Mergers, Conditions, and the Missing Commissioner

by on October 31, 2005

The FCC today unanimously approved SBC’s acquisition of AT&T as well as Verizon’s purchase of MCI, ending a federal approval process that began early this year. For these mergers to take effect, now all that is needed is approval by a few remaining state regulators.

Symbolically, the mergers revolutionize the telecom industry–ending for all intents and purposes the 20-year split between long-distance and local portions of the industry, and he political warfare that went along with it. Yet, there was always less to the mergers than met the eye. Their effect on the marketplace will actually be quite limited. It been a few years since consumers looked to AT&T and MCI for telecom choice, moving instead to wireless and net-based alternatives. And with E-Bay and Google now playing on the telecom field, the significance of these mergers wi. (See “Ma Bells’ Retirement: No Big Deal“) And, with SBC’s announcement that it will change its own name to AT&T, even the cosmetic change is diminished.

Still, there’s a fair amount of gain to be had by integrating these firms into SBC and Verizon respectively. Yet, these gains will be limited, thanks to regulatory conditions placed on the deals. Each firm pledged to abide by restrictions demanded by the Commission, ranging from leasing lines toEven this will be limited, though, by 13 specified conditions, ranging from a freeze on UNE rates to maintaining “settlement free” peering policies for Internet backbone traffic (though the Commission found the mergers did not threaten competition in this market). The conditions even included special commitments regarding the state of Alaska.

The conditions were opposed by the two Republican members of the FCC, Chairman Kevin Martin and Kathleen Abernethy. Abernethy, in a scathing separate statement, wrote:

“I fear that many of [the potential gain from the mergers] will be delayed or compromised. In my judgment, the conditions included in the Orders before us require the merged companies to provide offerings that the market might not demand, to sacrifice synergies by needlessly treating their affiliates at arms’ length, and to maintain business relationships based on current assumptions even if those assumptions cease to reflect economic reality. Moreover, the companies will have to abide by these conditions while their most aggressive competitors–whether they use wireline, wireless, cable, or other, next-generation facilities–remain exempt.”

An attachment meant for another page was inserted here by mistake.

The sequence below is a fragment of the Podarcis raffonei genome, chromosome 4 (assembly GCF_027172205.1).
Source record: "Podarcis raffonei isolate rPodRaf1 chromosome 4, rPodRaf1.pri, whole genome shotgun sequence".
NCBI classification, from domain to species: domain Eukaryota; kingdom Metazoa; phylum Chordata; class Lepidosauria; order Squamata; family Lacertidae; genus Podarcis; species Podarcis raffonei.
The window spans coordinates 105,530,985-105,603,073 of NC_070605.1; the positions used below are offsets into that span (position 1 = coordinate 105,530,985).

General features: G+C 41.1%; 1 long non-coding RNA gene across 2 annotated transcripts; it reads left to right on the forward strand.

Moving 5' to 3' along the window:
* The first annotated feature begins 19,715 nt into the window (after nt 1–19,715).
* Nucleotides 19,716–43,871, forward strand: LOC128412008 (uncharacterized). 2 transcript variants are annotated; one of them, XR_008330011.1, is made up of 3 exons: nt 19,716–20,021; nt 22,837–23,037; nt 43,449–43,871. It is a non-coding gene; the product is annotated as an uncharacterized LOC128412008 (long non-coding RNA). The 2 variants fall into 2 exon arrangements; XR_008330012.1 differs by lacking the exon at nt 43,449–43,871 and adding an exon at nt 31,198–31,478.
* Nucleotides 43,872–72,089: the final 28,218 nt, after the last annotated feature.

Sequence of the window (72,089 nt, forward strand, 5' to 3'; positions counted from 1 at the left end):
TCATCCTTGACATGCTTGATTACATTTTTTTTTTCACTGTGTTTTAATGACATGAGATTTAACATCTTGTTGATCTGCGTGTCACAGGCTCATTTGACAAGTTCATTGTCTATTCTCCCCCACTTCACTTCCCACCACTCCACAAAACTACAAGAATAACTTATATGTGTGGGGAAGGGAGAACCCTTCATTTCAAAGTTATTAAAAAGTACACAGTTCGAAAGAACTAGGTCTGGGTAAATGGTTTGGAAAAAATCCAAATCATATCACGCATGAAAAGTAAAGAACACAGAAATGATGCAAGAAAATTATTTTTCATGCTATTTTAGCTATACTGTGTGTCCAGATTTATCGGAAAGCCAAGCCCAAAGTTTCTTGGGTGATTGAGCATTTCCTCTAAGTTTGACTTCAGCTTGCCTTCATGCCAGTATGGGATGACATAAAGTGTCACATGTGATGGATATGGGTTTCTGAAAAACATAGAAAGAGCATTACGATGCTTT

I have consistently opposed this kind of micromanaged regulatory oversight in situations where competitive forces discipline market behavior. In addition, it is difficult for me to understand how this approach is consistent with this Commission’s support for regulatory parity and competitive neutrality. It is no answer to say that the applicants have agreed to accept these conditions, and therefore they must certainly be good, or at least not all that bad. That position fails to take into account that such conditions are the quid pro quo that merger applicants must accept in order to get timely approval.”

Chairman Martin, for his part, reportedly fought hard for a clean approval of these deals, without regulatory underbrush. But arithmetic was not on his side. The problem was that he chairs a four-member commission, evenly spilt 2-2 between the parties. The crucial fifth seat–to go to a Republican–has been vacant for most of this year, with the Bush Administration yet to even put forth a nominee for the job.

Its unclear how damaging the conditions will be. Perhaps they will not prove to be significant. Yet, it is strange that the White House has been so inattentive to the FCC. Especially so since the Administration–following earlier accusations of telecom neglect–seemed to have placed broadband high on its economic agenda. Perhaps it has fallen off again. Hopefully, the situation will be remedied soon, before this evenly split Commission gets bogged down on even more consequential policy decisions to come.

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